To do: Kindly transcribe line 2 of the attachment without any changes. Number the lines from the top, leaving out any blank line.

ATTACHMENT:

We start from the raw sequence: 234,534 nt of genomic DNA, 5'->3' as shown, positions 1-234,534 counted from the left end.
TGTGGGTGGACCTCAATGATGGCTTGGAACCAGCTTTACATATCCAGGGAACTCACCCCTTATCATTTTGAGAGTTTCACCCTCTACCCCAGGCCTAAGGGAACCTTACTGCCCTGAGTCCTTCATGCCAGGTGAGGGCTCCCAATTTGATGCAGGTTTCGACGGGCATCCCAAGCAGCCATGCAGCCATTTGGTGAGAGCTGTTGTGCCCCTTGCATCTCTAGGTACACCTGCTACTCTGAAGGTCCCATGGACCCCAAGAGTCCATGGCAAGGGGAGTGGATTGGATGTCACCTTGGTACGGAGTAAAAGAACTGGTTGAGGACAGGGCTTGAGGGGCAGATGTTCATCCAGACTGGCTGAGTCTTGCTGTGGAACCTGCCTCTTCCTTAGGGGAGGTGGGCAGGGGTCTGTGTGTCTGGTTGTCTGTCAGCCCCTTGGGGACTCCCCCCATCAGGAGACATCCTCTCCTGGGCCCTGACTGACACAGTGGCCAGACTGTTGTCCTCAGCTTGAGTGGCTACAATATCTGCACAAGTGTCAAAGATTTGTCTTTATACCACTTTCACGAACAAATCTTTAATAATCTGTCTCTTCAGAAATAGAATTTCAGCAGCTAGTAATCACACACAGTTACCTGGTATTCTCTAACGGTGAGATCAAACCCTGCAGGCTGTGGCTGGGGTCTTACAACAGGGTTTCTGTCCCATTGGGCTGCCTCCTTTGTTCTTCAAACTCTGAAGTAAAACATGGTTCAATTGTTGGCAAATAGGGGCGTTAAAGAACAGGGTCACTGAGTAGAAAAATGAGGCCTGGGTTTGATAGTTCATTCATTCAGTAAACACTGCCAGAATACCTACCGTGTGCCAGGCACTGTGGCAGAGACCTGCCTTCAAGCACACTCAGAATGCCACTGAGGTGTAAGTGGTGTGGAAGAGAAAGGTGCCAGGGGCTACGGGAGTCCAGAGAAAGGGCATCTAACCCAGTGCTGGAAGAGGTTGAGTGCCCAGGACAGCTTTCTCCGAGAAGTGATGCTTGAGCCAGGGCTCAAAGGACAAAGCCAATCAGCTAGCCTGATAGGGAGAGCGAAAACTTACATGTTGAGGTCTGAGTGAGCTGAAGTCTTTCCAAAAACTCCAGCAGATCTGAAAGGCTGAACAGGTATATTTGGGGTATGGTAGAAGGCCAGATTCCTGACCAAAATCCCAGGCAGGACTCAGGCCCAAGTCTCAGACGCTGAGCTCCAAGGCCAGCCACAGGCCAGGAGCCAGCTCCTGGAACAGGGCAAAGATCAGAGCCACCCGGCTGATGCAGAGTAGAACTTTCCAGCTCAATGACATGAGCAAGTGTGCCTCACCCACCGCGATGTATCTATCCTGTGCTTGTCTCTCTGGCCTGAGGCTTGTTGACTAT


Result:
TGTGGGTGGACCTCAATGATGGCTTGGAACCAGCTTTACATATCCAGGGAACTCACCCCTTATCATTTTGAGAGTTTCACCCTCTACCCCAGGCCTAAGGGAACCTTACTGCCCTGAGTCCTTCATGCCAGGTGAGGGCTCCCAATTTGATGCAGGTTTCGACGGGCATCCCAAGCAGCCATGCAGCCATTTGGTGAGAGCTGTTGTGCCCCTTGCATCTCTAGGTACACCTGCTACTCTGAAGGTCCCATGGACCCCAAGAGTCCATGGCAAGGGGAGTGGATTGGATGTCACCTTGGTACGGAGTAAAAGAACTGGTTGAGGACAGGGCTTGAGGGGCAGATGTTCATCCAGACTGGCTGAGTCTTGCTGTGGAACCTGCCTCTTCCTTAGGGGAGGTGGGCAGGGGTCTGTGTGTCTGGTTGTCTGTCAGCCCCTTGGGGACTCCCCCCATCAGGAGACATCCTCTCCTGGGCCCTGACTGACACAGTGGCCAGACTGTTGTCCTCAGCTTGAGTGGCTACAATATCTGCACAAGTGTCAAAGATTTGTCTTTATACCACTTTCACGAACAAATCTTTAATAATCTGTCTCTTCAGAAATAGAATTTCAGCAGCTAGTAATCACACACAGTTACCTGGTATTCTCTAACGGTGAGATCAAACCCTGCAGGCTGTGGCTGGGGTCTTACAACAGGGTTTCTGTCCCATTGGGCTGCCTCCTTTGTTCTTCAAACTCTGAAGTAAAACATGGTTCAATTGTTGGCAAATAGGGGCGTTAAAGAACAGGGTCACTGAGTAGAAAAATGAGGCCTGGGTTTGATAGTTCATTCATTCAGTAAACACTGCCAGAATACCTACCGTGTGCCAGGCACTGTGGCAGAGACCTGCCTTCAAGCACACTCAGAATGCCACTGAGGTGTAAGTGGTGTGGAAGAGAAAGGTGCCAGGGGCTACGGGAGTCCAGAGAAAGGGCATCTAACCCAGTGCTGGAAGAGGTTGAGTGCCCAGGACAGCTTTCTCCGAGAAGTGATGCTTGAGCCAGGGCTCAAAGGACAAAGCCAATCAGCTAGCCTGATAGGGAGAGCGAAAACTTACATGTTGAGGTCTGAGTGAGCTGAAGTCTTTCCAAAAACTCCAGCAGATCTGAAAGGCTGAACAGGTATATTTGGGGTATGGTAGAAGGCCAGATTCCTGACCAAAATCCCAGGCAGGACTCAGGCCCAAGTCTCAGACGCTGAGCTCCAAGGCCAGCCACAGGCCAGGAGCCAGCTCCTGGAACAGGGCAAAGATCAGAGCCACCCGGCTGATGCAGAGTAGAACTTTCCAGCTCAATGACATGAGCAAGTGTGCCTCACCCACCGCGATGTATCTATCCTGTGCTTGTCTCTCTGGCCTGAGGCTTGTTGACTAT